The SAGE Key Concepts series provide students with accessible and authoritative knowledge of the essential topics in a variety of disciplines. Cross-referenced throughout, the format encourages critical evaluation through understanding. Written by experienced and respected academics, the books are indispensable study aids and guides to comprehension. Key Concepts in Journalism offers a systematic and accessible introduction to the terms, processes, and effects of journalism;a combination of practical considerations with theoretical issues; and further reading suggestions. The authors bring an enormous range of experience in newspaper and broadcast journalism, at national and regional level, as well as their teaching expertise. This book will be essential reading for students in journalism, and an invaluable reference tool for their professional careers.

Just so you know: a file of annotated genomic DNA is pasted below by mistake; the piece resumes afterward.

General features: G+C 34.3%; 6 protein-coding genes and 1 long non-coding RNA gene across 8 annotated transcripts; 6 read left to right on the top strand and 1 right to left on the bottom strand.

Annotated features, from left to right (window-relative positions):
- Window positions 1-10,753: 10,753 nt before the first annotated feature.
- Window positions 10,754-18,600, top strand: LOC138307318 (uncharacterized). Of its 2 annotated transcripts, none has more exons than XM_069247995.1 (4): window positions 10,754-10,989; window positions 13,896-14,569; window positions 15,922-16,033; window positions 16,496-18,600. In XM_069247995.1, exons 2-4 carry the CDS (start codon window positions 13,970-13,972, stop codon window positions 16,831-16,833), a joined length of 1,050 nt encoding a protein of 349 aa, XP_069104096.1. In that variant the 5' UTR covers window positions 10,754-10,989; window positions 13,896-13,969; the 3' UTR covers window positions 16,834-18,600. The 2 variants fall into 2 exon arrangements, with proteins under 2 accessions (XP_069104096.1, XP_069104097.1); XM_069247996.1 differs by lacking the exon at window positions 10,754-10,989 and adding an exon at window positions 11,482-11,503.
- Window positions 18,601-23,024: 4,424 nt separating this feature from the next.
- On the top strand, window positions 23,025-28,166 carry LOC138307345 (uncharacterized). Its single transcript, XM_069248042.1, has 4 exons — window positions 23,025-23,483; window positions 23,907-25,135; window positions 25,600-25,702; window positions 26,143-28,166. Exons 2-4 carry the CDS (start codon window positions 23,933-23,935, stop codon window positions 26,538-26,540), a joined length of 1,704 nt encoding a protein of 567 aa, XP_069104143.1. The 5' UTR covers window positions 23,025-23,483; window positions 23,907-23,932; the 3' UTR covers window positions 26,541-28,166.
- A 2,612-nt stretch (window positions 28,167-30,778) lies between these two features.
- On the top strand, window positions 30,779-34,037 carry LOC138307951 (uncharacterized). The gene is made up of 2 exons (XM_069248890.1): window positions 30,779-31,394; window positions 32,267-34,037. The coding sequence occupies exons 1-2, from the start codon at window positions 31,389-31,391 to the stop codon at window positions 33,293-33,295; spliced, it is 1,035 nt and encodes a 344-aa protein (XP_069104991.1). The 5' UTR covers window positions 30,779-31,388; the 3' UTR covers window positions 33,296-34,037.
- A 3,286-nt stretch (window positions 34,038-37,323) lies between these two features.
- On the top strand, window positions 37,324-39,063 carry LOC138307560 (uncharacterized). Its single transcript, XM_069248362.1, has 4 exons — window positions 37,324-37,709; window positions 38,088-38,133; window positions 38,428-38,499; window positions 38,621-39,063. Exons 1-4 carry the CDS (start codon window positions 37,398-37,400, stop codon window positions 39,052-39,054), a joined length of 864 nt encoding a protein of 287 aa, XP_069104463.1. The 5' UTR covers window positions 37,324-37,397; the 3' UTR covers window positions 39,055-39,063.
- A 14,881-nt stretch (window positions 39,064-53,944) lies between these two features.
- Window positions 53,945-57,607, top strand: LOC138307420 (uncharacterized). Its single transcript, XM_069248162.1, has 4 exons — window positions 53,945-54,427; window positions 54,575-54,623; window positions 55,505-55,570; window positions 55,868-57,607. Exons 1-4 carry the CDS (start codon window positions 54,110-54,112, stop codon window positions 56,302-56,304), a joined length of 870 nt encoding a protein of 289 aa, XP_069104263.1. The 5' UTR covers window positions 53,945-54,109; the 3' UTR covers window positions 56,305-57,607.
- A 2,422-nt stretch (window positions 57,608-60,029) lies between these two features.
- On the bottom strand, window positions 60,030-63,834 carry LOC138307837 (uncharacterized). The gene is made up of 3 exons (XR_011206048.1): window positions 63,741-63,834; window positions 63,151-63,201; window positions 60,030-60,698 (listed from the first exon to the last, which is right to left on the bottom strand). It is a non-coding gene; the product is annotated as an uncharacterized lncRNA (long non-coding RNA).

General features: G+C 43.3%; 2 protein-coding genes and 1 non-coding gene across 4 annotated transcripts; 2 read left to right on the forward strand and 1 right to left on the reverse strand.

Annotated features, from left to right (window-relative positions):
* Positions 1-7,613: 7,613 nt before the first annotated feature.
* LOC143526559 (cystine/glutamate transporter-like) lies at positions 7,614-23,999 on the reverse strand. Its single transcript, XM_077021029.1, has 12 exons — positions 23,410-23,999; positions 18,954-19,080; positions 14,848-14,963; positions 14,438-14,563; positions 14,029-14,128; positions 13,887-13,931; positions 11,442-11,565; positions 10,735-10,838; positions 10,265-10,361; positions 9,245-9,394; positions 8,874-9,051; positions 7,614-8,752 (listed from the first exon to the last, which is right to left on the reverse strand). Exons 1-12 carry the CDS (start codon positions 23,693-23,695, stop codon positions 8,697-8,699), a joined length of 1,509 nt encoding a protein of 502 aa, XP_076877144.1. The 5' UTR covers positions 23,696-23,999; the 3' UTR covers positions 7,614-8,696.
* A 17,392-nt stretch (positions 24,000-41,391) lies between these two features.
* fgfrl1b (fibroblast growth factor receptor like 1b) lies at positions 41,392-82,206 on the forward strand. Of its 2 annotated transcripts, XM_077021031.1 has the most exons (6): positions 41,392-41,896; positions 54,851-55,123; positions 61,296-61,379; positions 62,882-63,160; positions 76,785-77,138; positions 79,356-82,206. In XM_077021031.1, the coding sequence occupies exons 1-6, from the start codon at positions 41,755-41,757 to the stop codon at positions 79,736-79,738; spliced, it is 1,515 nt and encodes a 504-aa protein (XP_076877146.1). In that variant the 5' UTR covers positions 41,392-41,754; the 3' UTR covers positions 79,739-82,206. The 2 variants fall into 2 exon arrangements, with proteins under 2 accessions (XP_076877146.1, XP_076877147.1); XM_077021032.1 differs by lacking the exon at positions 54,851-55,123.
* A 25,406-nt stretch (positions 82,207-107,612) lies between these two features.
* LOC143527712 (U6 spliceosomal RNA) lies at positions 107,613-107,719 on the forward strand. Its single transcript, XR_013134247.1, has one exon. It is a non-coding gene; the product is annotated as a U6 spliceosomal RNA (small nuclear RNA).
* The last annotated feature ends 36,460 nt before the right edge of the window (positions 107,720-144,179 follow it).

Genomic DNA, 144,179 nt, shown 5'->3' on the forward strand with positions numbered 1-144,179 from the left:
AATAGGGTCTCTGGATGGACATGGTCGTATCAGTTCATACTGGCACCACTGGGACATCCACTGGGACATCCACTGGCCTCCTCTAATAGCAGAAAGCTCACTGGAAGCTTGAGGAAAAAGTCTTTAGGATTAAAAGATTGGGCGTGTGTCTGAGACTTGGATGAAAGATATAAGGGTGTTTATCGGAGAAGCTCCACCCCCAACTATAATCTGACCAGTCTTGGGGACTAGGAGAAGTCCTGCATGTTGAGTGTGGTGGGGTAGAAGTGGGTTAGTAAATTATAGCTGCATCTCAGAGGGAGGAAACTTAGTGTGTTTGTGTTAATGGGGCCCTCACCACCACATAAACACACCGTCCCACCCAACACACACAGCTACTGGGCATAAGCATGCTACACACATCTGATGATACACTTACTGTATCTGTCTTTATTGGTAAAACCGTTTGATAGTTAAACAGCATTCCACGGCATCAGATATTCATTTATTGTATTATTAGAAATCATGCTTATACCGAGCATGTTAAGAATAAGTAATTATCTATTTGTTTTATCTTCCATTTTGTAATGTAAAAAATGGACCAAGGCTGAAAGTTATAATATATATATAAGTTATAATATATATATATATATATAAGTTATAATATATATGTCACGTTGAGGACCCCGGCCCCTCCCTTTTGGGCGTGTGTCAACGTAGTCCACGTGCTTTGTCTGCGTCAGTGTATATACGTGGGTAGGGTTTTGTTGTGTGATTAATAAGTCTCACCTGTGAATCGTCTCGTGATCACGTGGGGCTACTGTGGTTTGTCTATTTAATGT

Perhaps the most systematic and theoretically rigorous lapdog theory of journalism, the propaganda model of Herman and Chomsky (2002) was developed in order to (first) prove and (second) [Page 207]explain the persistently uncritical reliance of the news media on corporate and otherwise elite sources. Herman and Chomsky (2002) illustrate that the news media serve political and/or economic elites, promoting their agenda(s) and protecting their interests to the exclusion of democratic views and the welfare of the majority more generally. In the words of Klaehn (2003: 363), the model ‘is concerned with the question of how the interrelations of state, corporate capitalism and corporate media can be seen to influence media content’.
Contrary to certain criticisms the model does not suggest any ‘conspiracy’, either between ...